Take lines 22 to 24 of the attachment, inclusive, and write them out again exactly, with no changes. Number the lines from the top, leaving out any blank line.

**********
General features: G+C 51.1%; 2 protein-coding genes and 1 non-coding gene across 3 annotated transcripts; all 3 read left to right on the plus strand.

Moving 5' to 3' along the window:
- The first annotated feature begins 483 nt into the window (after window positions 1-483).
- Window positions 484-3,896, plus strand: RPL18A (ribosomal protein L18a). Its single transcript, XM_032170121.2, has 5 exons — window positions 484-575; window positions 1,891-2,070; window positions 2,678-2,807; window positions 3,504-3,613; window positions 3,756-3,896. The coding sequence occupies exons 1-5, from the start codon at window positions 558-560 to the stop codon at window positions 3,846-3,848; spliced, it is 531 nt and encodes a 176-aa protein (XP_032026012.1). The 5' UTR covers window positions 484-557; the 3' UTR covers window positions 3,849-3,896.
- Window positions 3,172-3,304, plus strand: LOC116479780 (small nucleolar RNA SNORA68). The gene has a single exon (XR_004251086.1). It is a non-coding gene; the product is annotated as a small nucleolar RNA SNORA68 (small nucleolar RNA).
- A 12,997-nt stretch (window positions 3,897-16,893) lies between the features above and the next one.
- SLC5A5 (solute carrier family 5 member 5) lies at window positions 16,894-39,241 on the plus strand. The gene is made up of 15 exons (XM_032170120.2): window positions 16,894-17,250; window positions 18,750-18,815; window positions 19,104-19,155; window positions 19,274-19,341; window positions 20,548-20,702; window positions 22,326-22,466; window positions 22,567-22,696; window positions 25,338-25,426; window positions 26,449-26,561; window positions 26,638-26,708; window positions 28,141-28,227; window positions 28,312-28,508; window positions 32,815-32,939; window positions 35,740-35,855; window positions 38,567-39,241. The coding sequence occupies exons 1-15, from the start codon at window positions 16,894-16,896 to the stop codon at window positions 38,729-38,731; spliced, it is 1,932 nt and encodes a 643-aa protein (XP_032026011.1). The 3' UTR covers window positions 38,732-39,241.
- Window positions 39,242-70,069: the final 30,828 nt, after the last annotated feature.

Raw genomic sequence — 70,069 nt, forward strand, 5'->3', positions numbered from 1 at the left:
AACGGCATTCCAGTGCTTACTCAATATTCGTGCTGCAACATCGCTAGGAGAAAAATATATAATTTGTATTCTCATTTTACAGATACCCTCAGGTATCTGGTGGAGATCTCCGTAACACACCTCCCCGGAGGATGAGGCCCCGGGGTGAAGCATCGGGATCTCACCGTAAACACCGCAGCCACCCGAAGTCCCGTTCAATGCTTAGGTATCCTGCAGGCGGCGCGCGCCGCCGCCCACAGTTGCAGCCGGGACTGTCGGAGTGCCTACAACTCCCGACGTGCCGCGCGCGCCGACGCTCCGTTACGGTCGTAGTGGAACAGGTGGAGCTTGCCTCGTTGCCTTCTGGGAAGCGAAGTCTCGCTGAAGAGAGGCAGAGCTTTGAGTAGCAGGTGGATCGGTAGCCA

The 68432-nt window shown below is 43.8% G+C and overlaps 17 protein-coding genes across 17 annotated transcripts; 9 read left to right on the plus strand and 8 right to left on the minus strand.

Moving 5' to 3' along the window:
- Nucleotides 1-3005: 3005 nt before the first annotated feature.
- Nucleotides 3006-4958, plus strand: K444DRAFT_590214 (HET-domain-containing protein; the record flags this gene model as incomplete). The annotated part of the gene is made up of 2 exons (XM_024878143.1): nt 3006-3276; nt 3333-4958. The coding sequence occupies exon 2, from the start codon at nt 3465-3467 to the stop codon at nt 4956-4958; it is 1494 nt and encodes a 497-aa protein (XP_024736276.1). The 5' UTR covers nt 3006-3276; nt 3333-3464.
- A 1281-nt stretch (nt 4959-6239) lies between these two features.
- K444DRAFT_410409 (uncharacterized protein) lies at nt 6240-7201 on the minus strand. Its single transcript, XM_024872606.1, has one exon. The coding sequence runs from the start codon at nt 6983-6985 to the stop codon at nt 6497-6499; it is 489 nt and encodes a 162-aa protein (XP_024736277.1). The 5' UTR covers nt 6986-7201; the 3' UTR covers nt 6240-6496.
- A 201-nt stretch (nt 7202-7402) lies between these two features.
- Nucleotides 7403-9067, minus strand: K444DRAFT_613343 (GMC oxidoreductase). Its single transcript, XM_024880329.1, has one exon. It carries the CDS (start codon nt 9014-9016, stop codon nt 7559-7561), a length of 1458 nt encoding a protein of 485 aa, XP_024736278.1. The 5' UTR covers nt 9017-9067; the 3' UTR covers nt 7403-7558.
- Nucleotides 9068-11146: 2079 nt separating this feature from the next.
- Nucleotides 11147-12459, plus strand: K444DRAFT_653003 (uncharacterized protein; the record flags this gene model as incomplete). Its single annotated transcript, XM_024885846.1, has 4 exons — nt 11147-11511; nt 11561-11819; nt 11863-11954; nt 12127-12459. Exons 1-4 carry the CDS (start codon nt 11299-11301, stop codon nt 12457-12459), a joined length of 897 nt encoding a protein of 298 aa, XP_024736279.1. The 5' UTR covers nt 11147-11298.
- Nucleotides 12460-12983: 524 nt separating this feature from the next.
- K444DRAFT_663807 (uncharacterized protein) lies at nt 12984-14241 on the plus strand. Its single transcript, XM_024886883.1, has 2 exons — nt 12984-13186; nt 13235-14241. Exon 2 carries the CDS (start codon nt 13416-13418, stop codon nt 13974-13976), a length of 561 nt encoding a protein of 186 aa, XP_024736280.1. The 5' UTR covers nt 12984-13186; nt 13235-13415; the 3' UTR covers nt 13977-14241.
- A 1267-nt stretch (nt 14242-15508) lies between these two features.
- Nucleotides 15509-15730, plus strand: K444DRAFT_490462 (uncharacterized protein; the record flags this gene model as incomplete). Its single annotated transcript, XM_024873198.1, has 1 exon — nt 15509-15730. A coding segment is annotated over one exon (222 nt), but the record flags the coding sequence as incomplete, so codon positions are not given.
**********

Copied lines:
- K444DRAFT_663807 (uncharacterized protein) lies at nt 12984-14241 on the plus strand. Its single transcript, XM_024886883.1, has 2 exons — nt 12984-13186; nt 13235-14241. Exon 2 carries the CDS (start codon nt 13416-13418, stop codon nt 13974-13976), a length of 561 nt encoding a protein of 186 aa, XP_024736280.1. The 5' UTR covers nt 12984-13186; nt 13235-13415; the 3' UTR covers nt 13977-14241.
- A 1267-nt stretch (nt 14242-15508) lies between these two features.
- Nucleotides 15509-15730, plus strand: K444DRAFT_490462 (uncharacterized protein; the record flags this gene model as incomplete). Its single annotated transcript, XM_024873198.1, has 1 exon — nt 15509-15730. A coding segment is annotated over one exon (222 nt), but the record flags the coding sequence as incomplete, so codon positions are not given.